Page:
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Right on Crime | May 25, 2012
Unique circumstances sometimes underlie juvenile delinquency cases. In order to properly handle those cases and prevent further wrongdoing, targeted approaches can specifically address those underlying circumstances in ways traditional juvenile justice systems cannot.
The circuit court in Winnebago County, Illinois, recently initiated the Youth Recovery Court for youths with mental illnesses or substance abuse issues. Specifically limited to youths charged with nonviolent offenses, the court seeks to treat the mental health or substance abuse issue to prevent further delinquency linked to those health issues. This community based program incorporates a high level of family participation to ensure adherence to the treatment plan.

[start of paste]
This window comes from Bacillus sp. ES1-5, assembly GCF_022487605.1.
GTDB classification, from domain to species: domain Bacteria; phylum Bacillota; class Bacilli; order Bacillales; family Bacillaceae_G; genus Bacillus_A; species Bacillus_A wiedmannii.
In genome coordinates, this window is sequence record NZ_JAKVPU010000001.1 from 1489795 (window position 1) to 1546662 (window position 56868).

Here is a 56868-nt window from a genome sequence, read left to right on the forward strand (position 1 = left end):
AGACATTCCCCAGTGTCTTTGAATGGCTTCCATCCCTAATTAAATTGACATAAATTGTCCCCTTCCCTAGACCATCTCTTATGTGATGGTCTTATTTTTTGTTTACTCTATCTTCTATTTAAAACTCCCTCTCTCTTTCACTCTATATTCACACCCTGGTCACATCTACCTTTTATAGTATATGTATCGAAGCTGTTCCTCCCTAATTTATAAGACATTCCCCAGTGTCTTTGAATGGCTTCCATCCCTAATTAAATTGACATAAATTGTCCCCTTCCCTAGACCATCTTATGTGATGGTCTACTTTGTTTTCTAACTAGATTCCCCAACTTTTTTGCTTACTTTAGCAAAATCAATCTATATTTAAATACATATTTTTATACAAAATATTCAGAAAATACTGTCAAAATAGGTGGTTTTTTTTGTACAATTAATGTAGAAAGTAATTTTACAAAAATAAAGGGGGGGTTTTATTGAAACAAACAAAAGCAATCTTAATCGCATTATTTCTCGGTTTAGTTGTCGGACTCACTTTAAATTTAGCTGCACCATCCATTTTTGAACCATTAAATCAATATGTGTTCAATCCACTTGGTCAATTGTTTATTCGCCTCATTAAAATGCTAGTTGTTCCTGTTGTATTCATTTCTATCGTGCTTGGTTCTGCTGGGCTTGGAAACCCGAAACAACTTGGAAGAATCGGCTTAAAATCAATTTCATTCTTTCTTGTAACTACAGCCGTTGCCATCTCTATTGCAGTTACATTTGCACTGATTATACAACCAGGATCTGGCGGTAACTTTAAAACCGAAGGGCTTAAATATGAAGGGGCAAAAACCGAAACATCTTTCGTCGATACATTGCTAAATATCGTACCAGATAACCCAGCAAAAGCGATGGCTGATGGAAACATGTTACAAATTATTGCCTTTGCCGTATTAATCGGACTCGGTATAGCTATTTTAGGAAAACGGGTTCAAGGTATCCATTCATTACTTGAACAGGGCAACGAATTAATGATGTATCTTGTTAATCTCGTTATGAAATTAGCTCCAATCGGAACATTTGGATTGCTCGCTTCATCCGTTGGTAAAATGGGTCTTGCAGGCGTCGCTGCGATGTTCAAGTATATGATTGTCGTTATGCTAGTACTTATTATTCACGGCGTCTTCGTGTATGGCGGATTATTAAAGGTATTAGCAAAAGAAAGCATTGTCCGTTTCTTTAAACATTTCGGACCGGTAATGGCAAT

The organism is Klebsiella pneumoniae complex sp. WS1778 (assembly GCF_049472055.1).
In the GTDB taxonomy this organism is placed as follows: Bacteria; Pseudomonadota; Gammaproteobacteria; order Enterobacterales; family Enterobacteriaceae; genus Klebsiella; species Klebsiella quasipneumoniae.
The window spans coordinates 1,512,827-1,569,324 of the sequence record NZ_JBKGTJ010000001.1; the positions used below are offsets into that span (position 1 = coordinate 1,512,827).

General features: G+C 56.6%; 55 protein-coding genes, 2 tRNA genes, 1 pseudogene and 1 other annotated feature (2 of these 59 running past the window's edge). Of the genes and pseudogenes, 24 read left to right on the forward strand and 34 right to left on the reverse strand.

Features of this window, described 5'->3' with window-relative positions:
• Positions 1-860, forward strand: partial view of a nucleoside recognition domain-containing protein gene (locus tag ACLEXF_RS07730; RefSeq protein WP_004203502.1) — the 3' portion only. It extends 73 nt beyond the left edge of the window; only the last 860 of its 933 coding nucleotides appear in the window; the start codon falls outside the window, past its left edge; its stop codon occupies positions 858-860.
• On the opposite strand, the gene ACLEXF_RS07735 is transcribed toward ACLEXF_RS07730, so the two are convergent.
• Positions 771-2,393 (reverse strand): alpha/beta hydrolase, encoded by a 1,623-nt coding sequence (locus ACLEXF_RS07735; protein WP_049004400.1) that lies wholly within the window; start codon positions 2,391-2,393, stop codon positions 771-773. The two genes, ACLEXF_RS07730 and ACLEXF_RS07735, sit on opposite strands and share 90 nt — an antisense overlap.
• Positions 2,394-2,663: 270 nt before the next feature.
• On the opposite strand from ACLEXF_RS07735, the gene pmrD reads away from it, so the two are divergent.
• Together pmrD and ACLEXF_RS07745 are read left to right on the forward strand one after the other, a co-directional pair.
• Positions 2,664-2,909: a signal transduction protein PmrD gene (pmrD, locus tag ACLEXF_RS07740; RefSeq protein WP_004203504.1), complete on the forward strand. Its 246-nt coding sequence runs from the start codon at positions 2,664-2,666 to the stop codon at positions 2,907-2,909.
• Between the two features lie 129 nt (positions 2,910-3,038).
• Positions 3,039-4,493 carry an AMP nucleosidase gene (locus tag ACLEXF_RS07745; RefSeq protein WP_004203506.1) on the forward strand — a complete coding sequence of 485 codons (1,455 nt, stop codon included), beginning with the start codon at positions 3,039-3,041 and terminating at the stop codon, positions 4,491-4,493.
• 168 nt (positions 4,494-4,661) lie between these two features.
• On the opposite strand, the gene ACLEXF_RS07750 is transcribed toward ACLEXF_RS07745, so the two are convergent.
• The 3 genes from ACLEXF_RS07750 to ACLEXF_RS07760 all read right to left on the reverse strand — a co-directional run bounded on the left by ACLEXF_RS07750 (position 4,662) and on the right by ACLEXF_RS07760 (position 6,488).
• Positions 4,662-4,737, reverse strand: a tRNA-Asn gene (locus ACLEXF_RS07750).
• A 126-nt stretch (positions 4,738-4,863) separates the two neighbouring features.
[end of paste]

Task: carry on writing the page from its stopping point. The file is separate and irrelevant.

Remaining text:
Livingston County, New York, has adopted a restorative justice approach to handle first-time non-violent delinquent youths through their Youth Court program. Administered by teenage volunteers who dole out community service sanctions, this court seeks to make young offenders aware of how their actions impact their peers, victims, and the community at large. With a quick turnaround (no more than 60 days) and initial success (30 out of 31 juveniles handled by the Youth Court fully completed their community service sanction), the Youth Court hopes to increase youth responsibility while redressing wrongs.
These targeted approaches offer a different course for specific low-level juvenile offenders who may benefit far more from diversion from the juvenile justice system without risk to the public safety.